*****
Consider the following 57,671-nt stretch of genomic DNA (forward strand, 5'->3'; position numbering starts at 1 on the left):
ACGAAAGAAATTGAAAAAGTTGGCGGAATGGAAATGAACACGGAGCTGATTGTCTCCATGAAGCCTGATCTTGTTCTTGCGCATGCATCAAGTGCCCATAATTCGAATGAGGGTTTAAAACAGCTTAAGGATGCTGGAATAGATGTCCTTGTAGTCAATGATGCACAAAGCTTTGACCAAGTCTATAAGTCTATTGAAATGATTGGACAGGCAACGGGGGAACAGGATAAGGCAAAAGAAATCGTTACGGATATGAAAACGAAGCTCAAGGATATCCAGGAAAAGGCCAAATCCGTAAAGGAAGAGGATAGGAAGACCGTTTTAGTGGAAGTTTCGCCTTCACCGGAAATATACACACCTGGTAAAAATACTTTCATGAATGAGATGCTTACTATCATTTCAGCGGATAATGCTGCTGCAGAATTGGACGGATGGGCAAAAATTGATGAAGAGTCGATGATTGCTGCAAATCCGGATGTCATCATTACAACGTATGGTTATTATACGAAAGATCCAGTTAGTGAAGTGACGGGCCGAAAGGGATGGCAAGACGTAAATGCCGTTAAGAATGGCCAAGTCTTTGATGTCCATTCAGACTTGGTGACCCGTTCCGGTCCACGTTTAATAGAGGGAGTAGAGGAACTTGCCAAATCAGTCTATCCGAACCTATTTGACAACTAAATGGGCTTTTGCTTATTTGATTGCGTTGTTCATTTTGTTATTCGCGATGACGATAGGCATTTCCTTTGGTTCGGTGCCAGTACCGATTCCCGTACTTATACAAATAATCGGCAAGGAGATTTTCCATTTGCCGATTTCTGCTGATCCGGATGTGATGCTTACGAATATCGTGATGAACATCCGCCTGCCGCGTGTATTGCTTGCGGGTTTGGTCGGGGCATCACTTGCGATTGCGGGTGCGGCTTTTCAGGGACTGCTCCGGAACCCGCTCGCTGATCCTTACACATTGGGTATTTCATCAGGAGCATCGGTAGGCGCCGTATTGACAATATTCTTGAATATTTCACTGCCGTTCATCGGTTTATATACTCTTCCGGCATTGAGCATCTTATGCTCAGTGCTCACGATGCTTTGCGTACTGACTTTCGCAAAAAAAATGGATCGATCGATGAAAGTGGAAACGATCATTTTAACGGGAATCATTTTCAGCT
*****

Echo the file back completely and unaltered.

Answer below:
Consider the following 57,671-nt stretch of genomic DNA (forward strand, 5'->3'; position numbering starts at 1 on the left):
ACGAAAGAAATTGAAAAAGTTGGCGGAATGGAAATGAACACGGAGCTGATTGTCTCCATGAAGCCTGATCTTGTTCTTGCGCATGCATCAAGTGCCCATAATTCGAATGAGGGTTTAAAACAGCTTAAGGATGCTGGAATAGATGTCCTTGTAGTCAATGATGCACAAAGCTTTGACCAAGTCTATAAGTCTATTGAAATGATTGGACAGGCAACGGGGGAACAGGATAAGGCAAAAGAAATCGTTACGGATATGAAAACGAAGCTCAAGGATATCCAGGAAAAGGCCAAATCCGTAAAGGAAGAGGATAGGAAGACCGTTTTAGTGGAAGTTTCGCCTTCACCGGAAATATACACACCTGGTAAAAATACTTTCATGAATGAGATGCTTACTATCATTTCAGCGGATAATGCTGCTGCAGAATTGGACGGATGGGCAAAAATTGATGAAGAGTCGATGATTGCTGCAAATCCGGATGTCATCATTACAACGTATGGTTATTATACGAAAGATCCAGTTAGTGAAGTGACGGGCCGAAAGGGATGGCAAGACGTAAATGCCGTTAAGAATGGCCAAGTCTTTGATGTCCATTCAGACTTGGTGACCCGTTCCGGTCCACGTTTAATAGAGGGAGTAGAGGAACTTGCCAAATCAGTCTATCCGAACCTATTTGACAACTAAATGGGCTTTTGCTTATTTGATTGCGTTGTTCATTTTGTTATTCGCGATGACGATAGGCATTTCCTTTGGTTCGGTGCCAGTACCGATTCCCGTACTTATACAAATAATCGGCAAGGAGATTTTCCATTTGCCGATTTCTGCTGATCCGGATGTGATGCTTACGAATATCGTGATGAACATCCGCCTGCCGCGTGTATTGCTTGCGGGTTTGGTCGGGGCATCACTTGCGATTGCGGGTGCGGCTTTTCAGGGACTGCTCCGGAACCCGCTCGCTGATCCTTACACATTGGGTATTTCATCAGGAGCATCGGTAGGCGCCGTATTGACAATATTCTTGAATATTTCACTGCCGTTCATCGGTTTATATACTCTTCCGGCATTGAGCATCTTATGCTCAGTGCTCACGATGCTTTGCGTACTGACTTTCGCAAAAAAAATGGATCGATCGATGAAAGTGGAAACGATCATTTTAACGGGAATCATTTTCAGCT